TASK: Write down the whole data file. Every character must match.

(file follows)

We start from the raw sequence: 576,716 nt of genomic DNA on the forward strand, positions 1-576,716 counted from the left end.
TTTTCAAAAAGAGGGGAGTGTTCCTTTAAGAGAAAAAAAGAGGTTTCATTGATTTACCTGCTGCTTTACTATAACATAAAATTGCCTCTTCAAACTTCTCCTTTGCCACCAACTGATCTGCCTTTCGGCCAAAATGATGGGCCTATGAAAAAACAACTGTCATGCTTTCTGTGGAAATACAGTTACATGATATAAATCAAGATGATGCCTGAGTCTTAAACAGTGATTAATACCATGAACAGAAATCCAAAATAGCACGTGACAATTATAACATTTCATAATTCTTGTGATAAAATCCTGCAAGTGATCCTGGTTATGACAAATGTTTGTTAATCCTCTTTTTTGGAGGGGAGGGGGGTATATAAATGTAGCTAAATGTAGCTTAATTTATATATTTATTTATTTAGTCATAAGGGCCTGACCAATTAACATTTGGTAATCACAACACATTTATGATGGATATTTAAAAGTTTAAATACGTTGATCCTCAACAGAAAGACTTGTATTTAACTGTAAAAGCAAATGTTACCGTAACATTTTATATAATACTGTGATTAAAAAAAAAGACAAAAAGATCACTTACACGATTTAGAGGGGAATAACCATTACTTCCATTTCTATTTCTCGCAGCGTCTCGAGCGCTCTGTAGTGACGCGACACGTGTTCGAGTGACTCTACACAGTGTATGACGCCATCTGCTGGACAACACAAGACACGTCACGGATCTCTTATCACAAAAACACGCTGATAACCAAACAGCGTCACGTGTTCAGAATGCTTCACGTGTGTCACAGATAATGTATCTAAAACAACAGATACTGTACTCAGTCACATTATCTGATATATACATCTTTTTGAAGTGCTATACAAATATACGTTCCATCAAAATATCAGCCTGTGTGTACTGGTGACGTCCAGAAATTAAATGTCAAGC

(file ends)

We start from the raw sequence: 576,716 nt of genomic DNA on the forward strand, positions 1-576,716 counted from the left end.
TTTTCAAAAAGAGGGGAGTGTTCCTTTAAGAGAAAAAAAGAGGTTTCATTGATTTACCTGCTGCTTTACTATAACATAAAATTGCCTCTTCAAACTTCTCCTTTGCCACCAACTGATCTGCCTTTCGGCCAAAATGATGGGCCTATGAAAAAACAACTGTCATGCTTTCTGTGGAAATACAGTTACATGATATAAATCAAGATGATGCCTGAGTCTTAAACAGTGATTAATACCATGAACAGAAATCCAAAATAGCACGTGACAATTATAACATTTCATAATTCTTGTGATAAAATCCTGCAAGTGATCCTGGTTATGACAAATGTTTGTTAATCCTCTTTTTTGGAGGGGAGGGGGGTATATAAATGTAGCTAAATGTAGCTTAATTTATATATTTATTTATTTAGTCATAAGGGCCTGACCAATTAACATTTGGTAATCACAACACATTTATGATGGATATTTAAAAGTTTAAATACGTTGATCCTCAACAGAAAGACTTGTATTTAACTGTAAAAGCAAATGTTACCGTAACATTTTATATAATACTGTGATTAAAAAAAAAGACAAAAAGATCACTTACACGATTTAGAGGGGAATAACCATTACTTCCATTTCTATTTCTCGCAGCGTCTCGAGCGCTCTGTAGTGACGCGACACGTGTTCGAGTGACTCTACACAGTGTATGACGCCATCTGCTGGACAACACAAGACACGTCACGGATCTCTTATCACAAAAACACGCTGATAACCAAACAGCGTCACGTGTTCAGAATGCTTCACGTGTGTCACAGATAATGTATCTAAAACAACAGATACTGTACTCAGTCACATTATCTGATATATACATCTTTTTGAAGTGCTATACAAATATACGTTCCATCAAAATATCAGCCTGTGTGTACTGGTGACGTCCAGAAATTAAATGTCAAGC